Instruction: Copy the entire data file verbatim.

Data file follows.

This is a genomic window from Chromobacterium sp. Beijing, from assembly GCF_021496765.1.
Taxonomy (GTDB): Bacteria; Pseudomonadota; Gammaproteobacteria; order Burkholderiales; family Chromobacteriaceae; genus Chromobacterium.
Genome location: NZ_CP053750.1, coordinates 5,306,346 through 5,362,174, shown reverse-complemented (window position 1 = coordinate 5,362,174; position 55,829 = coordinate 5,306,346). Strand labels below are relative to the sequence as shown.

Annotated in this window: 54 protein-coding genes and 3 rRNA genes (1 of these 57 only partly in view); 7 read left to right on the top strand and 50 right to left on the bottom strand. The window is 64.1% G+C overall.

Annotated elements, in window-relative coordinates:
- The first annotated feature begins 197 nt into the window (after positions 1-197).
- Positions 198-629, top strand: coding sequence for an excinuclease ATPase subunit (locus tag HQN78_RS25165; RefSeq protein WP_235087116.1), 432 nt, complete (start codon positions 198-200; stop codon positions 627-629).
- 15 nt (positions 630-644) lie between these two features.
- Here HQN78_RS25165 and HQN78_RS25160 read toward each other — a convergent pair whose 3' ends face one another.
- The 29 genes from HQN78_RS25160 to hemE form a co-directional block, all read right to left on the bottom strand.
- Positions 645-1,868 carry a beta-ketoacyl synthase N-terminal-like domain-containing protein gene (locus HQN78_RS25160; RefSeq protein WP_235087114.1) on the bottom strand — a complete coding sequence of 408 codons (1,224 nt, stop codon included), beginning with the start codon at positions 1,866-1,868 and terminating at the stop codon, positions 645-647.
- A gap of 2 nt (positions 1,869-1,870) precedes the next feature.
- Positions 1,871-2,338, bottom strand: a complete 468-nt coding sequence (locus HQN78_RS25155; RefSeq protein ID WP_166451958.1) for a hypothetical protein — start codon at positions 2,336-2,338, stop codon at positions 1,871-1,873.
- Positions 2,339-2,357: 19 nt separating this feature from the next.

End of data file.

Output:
This is a genomic window from Chromobacterium sp. Beijing, from assembly GCF_021496765.1.
Taxonomy (GTDB): Bacteria; Pseudomonadota; Gammaproteobacteria; order Burkholderiales; family Chromobacteriaceae; genus Chromobacterium.
Genome location: NZ_CP053750.1, coordinates 5,306,346 through 5,362,174, shown reverse-complemented (window position 1 = coordinate 5,362,174; position 55,829 = coordinate 5,306,346). Strand labels below are relative to the sequence as shown.

Annotated in this window: 54 protein-coding genes and 3 rRNA genes (1 of these 57 only partly in view); 7 read left to right on the top strand and 50 right to left on the bottom strand. The window is 64.1% G+C overall.

Annotated elements, in window-relative coordinates:
- The first annotated feature begins 197 nt into the window (after positions 1-197).
- Positions 198-629, top strand: coding sequence for an excinuclease ATPase subunit (locus tag HQN78_RS25165; RefSeq protein WP_235087116.1), 432 nt, complete (start codon positions 198-200; stop codon positions 627-629).
- 15 nt (positions 630-644) lie between these two features.
- Here HQN78_RS25165 and HQN78_RS25160 read toward each other — a convergent pair whose 3' ends face one another.
- The 29 genes from HQN78_RS25160 to hemE form a co-directional block, all read right to left on the bottom strand.
- Positions 645-1,868 carry a beta-ketoacyl synthase N-terminal-like domain-containing protein gene (locus HQN78_RS25160; RefSeq protein WP_235087114.1) on the bottom strand — a complete coding sequence of 408 codons (1,224 nt, stop codon included), beginning with the start codon at positions 1,866-1,868 and terminating at the stop codon, positions 645-647.
- A gap of 2 nt (positions 1,869-1,870) precedes the next feature.
- Positions 1,871-2,338, bottom strand: a complete 468-nt coding sequence (locus HQN78_RS25155; RefSeq protein ID WP_166451958.1) for a hypothetical protein — start codon at positions 2,336-2,338, stop codon at positions 1,871-1,873.
- Positions 2,339-2,357: 19 nt separating this feature from the next.